One nation under God?

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While in high school I was a member of a service-oriented club called Key Club International. As a yearly holiday tradition we’d organize a project like the donation trees you see in shopping malls. While working on the project, I made the “mistake” of saying “Merry Christmas” on the forms. I was asked to start the entire project again, this time saying “Happy Holidays” so as to avoid being offensive. I was annoyed. How could a cheerful greeting possibly offend anyone?

We as Christians, and as Americans, have a responsibility, both to our beliefs and our beloved country, to gather up the courage to speak for our traditions. It seems to me that there is a terrible fallacy amongst Americans as a whole that in order to be respectful of other people’s viewpoints, particularly those who stand in a minority, you shouldn’t speak out against them. This is not the case. The first amendment of the Bill of Rights states that “Congress shall make no law respecting an establishment of religion, or prohibiting the free exercise thereof. …” It isn’t saying that silence is a necessary part of respecting another’s beliefs! We shouldn’t be afraid to speak up when we feel the need. We just need to learn how to do so respectfully.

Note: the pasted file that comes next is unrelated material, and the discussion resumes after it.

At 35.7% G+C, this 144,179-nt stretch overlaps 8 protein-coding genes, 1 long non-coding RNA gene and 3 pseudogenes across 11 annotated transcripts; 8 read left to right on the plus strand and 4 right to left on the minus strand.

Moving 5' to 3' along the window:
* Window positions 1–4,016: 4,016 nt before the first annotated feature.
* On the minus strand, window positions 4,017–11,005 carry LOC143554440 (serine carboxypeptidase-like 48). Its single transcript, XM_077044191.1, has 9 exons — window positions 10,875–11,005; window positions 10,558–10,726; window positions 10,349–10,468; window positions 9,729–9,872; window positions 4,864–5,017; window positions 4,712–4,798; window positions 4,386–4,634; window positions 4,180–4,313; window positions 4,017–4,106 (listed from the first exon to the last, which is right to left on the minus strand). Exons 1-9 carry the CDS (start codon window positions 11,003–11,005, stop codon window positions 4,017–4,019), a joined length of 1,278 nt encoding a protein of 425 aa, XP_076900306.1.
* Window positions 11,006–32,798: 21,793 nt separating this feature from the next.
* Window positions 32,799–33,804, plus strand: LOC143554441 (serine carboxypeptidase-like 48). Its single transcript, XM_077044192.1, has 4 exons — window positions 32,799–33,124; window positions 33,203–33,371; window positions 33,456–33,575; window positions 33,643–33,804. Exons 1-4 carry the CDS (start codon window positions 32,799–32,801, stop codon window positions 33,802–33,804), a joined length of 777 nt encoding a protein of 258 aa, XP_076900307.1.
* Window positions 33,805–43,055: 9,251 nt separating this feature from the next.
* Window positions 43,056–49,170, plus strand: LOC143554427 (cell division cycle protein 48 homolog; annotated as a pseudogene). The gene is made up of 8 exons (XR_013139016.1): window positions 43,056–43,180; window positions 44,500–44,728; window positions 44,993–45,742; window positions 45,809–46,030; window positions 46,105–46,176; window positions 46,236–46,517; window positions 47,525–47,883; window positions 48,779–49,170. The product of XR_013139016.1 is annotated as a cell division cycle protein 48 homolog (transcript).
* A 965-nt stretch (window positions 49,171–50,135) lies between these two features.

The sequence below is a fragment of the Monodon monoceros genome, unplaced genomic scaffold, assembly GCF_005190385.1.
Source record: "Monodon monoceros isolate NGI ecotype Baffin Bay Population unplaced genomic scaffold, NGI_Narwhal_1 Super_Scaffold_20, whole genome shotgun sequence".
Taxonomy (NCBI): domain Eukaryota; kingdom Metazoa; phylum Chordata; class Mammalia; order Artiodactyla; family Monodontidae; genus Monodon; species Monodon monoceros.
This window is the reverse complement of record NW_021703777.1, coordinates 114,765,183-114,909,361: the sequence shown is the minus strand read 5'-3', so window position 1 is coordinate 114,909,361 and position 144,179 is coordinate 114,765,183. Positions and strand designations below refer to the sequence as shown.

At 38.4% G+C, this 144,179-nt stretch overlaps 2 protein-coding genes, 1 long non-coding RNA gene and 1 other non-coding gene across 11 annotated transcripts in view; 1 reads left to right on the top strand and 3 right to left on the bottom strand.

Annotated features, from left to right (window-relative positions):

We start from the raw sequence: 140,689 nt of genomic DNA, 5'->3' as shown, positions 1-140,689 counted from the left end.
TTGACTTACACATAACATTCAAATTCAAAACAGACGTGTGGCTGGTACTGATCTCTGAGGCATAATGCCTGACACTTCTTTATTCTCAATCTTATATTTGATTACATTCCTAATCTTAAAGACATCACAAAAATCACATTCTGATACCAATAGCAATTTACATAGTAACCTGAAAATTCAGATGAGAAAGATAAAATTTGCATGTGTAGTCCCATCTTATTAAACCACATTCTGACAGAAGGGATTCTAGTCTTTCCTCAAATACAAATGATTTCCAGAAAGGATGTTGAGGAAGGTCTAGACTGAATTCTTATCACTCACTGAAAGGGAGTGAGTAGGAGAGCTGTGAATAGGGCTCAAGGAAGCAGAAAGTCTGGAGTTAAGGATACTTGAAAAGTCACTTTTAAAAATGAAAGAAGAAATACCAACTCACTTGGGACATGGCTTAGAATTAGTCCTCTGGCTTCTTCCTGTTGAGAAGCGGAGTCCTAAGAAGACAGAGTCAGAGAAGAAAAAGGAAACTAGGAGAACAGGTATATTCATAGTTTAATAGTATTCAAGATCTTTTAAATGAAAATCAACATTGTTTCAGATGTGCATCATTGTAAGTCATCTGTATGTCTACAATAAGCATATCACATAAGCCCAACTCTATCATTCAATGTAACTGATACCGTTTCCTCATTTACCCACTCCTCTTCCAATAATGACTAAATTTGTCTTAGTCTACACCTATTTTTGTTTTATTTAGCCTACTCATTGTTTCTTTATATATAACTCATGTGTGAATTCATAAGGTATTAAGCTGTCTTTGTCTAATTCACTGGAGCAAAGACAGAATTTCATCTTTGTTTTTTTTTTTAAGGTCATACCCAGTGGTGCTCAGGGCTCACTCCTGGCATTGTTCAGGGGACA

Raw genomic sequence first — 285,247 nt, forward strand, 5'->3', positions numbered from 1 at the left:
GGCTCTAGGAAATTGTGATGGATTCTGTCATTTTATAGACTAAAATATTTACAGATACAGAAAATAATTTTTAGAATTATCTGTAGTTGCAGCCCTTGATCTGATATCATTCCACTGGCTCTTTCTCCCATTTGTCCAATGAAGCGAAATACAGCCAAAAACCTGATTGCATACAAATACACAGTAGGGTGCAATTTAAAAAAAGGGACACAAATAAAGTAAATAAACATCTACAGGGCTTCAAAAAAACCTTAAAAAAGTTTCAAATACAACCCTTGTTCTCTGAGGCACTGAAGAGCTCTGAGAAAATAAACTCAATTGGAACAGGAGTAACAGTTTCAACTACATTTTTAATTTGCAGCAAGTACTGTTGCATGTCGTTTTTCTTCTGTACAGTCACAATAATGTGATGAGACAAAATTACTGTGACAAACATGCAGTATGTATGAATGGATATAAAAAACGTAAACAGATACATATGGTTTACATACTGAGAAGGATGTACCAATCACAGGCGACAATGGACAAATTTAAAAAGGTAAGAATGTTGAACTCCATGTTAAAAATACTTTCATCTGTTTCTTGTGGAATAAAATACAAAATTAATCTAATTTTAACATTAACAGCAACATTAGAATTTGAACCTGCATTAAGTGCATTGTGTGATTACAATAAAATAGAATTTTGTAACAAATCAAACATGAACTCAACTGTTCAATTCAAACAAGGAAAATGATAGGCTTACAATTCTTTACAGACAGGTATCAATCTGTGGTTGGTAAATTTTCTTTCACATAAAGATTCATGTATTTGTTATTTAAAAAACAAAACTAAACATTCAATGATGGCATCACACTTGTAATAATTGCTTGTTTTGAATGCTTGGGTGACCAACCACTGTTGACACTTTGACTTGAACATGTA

The duty to defend our traditions and beliefs is about to fall into our hands. Too often people choose silence over their opinions to avoid confrontation. As college students, we are no longer children. Our opinions are now our own. As we take some of our first real steps out into the world on our own, I hope that we all realize that our opinions have the power to change America for centuries to come. Just as Abraham Lincoln said in the Gettysburg address, this country has a “… government of the people, by the people, for the people. …” But if we don’t speak up for what we believe in, how can that be so?

Brittian Usher
Omaha, Nebraska

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